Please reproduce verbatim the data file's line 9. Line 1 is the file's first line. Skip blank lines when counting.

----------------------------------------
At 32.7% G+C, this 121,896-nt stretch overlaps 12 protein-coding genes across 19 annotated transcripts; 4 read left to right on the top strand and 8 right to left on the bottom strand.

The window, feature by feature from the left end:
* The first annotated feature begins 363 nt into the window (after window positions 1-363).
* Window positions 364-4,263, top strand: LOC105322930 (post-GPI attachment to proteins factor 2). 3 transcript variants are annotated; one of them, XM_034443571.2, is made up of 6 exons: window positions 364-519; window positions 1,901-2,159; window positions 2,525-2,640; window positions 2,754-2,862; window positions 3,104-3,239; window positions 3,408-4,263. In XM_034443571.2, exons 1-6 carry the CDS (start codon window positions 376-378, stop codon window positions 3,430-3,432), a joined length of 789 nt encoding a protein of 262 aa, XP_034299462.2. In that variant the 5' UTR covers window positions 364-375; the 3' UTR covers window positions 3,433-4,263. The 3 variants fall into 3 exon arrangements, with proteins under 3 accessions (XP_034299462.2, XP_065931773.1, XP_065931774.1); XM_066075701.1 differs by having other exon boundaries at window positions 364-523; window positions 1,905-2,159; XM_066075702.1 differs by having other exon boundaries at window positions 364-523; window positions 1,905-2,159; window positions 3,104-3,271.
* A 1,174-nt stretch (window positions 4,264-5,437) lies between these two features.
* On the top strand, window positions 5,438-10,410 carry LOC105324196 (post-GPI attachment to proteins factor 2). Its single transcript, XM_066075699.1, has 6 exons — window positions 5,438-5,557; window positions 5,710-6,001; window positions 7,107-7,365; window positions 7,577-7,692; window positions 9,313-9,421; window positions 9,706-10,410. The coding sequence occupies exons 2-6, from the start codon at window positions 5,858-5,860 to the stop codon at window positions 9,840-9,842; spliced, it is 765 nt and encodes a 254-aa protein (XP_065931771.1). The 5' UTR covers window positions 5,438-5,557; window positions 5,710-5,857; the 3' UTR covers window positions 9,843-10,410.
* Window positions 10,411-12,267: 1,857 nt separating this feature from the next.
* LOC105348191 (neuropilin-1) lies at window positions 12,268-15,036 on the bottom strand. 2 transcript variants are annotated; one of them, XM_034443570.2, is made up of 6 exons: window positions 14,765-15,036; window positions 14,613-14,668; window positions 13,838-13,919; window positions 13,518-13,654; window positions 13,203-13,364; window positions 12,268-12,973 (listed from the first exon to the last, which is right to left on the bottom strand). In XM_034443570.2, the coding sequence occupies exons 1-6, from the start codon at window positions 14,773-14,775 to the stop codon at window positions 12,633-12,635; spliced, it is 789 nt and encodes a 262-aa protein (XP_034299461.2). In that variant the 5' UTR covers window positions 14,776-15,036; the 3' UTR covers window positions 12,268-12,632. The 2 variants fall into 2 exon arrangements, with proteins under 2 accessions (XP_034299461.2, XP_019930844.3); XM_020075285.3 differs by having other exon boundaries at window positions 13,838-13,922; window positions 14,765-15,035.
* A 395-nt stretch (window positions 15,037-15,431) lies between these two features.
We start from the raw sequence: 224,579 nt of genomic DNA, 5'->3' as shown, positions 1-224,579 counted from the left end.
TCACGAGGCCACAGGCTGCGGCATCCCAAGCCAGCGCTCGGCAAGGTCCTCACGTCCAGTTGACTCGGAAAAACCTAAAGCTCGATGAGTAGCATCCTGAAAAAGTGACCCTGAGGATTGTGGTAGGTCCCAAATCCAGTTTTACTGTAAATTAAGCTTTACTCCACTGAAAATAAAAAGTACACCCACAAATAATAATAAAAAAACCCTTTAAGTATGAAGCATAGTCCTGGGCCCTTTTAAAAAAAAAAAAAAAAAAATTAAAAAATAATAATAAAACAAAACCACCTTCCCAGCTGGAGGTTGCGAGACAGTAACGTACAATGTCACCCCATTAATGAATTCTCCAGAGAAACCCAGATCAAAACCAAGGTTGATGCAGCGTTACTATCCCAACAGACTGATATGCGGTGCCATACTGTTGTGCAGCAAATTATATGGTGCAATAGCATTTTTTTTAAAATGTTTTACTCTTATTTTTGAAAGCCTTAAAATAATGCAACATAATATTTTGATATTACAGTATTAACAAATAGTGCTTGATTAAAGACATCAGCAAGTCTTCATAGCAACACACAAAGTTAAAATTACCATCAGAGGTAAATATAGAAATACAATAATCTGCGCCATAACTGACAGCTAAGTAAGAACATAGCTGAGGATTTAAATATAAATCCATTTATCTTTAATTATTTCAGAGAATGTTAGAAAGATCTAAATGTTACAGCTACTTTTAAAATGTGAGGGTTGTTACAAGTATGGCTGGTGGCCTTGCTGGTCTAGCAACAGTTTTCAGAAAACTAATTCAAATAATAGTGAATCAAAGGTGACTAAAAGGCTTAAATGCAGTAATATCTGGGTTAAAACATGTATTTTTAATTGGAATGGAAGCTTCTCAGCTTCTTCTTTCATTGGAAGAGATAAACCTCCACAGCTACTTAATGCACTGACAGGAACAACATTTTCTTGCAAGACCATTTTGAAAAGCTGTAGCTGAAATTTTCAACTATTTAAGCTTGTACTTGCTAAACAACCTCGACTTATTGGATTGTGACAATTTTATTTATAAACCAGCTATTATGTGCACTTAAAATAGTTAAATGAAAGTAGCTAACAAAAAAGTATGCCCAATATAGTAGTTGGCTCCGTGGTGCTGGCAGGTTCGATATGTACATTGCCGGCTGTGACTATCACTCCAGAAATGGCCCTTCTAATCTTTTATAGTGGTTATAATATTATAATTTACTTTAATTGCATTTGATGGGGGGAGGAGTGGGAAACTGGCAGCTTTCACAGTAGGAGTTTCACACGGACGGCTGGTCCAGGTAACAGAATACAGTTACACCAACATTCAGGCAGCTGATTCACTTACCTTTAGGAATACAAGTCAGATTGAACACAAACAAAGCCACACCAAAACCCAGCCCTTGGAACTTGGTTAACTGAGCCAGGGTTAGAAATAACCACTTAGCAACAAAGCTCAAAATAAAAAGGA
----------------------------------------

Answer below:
* A 395-nt stretch (window positions 15,037-15,431) lies between these two features.